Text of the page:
All the attributes of organisational culture are associated with the characteristics of strategic planning. The analysis also indicates that strategic planning is associated with the following dimensions of organisational performance: learning and growth, meeting customer demands and the provision of quality goods on time. This tends to suggest that strategic planning leads to an improvement in effectiveness. The results in relation to the main concepts of leadership, culture, strategic planning and organisational performance indicate that transactional - rewards, competence, creativity and employee focused leadership styles are associated with all five cultural types. The results indicate that these leadership styles are also likely to impact to a greater extent on strategic planning than laissez faire leadership styles. This finding broadens the Wilderom and van den Berg categorisation of leadership by the inclusion of transactional – rewards attributes.
The analysis of the data suggests that high success firms place a strong emphasis on each of the attributes of leadership and culture associated with strategic planning and on each of the characteristics of strategic planning associated with organisational performance. The main parts of the deductive model are therefore confirmed.
Finally, a comparison of the emphasis given to the attributes of culture, leadership and strategic planning by firms with 1-9 employees and those with 100-249 employees failed to detect any statistically significant differences. Accordingly, it can be concluded that size is not a key determinant of behaviour. The hypothesis that SMEs adhere to generic strategies such as the Miles and Snow typology was partially supported. These findings enable a greater understanding of the influences on strategic planning in SMEs and its role in relation to organisational performance. In particular, the findings are relevant to SME managing directors, policy makers, business advisers and researchers.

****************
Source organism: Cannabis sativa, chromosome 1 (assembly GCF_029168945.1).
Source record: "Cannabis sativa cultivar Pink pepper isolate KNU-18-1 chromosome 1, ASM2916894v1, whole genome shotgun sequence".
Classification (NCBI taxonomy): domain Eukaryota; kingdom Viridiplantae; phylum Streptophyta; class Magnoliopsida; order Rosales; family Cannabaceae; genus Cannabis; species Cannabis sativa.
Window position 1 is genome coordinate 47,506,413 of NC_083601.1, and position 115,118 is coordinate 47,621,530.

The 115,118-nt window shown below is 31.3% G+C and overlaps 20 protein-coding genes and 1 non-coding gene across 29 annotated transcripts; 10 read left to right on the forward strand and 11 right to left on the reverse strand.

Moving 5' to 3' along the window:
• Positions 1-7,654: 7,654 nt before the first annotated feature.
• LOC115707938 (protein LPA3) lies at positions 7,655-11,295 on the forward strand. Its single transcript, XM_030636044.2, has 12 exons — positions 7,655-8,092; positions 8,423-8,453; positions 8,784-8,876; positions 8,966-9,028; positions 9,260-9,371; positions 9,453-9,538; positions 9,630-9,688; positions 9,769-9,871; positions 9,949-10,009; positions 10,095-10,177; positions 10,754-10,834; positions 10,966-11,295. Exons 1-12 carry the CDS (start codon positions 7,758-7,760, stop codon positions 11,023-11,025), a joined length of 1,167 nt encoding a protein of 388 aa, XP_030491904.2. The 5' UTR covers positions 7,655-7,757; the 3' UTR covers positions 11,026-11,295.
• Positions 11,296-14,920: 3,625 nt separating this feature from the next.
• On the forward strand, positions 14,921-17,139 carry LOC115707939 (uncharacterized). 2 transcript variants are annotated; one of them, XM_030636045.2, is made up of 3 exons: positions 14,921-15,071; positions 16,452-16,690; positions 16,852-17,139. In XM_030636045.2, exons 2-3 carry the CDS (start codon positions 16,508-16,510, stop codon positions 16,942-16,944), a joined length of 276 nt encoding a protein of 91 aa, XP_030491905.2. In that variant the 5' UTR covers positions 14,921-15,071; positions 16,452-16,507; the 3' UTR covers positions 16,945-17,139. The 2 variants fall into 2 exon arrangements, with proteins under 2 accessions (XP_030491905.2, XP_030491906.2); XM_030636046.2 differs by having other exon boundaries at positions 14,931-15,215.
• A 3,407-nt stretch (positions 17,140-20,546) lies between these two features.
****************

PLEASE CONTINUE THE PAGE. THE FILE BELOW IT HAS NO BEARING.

The research improves the understanding of strategic planning in SMEs. It fills a number of gaps identified in the literature review in relation to the relationship between contingency factors, culture, leadership, strategic planning and performance.
The main limitation of this study results from the use of a single respondent, although it should be noted that this approach has a strong base in the literature. Other possible limitations include the use of a lengthy questionnaire, the restriction of the sample to only two industrial sectors and the use of the strategic planning process as a surrogate measure of strategy. However, it is important to note that the latter is not unusual and other researchers have also adopted this approach.
The thesis comprises eleven chapters. Chapter 1 introduces the study by providing a brief critique of the literature and sets the study's aims and objectives. Chapters 2-6 provide the literature review in relation to: SMEs, strategic planning, leadership and culture. The methodology and research design are outlined in chapter 7. The remaining chapters involve the analysis of the data and the testing of the deductive model.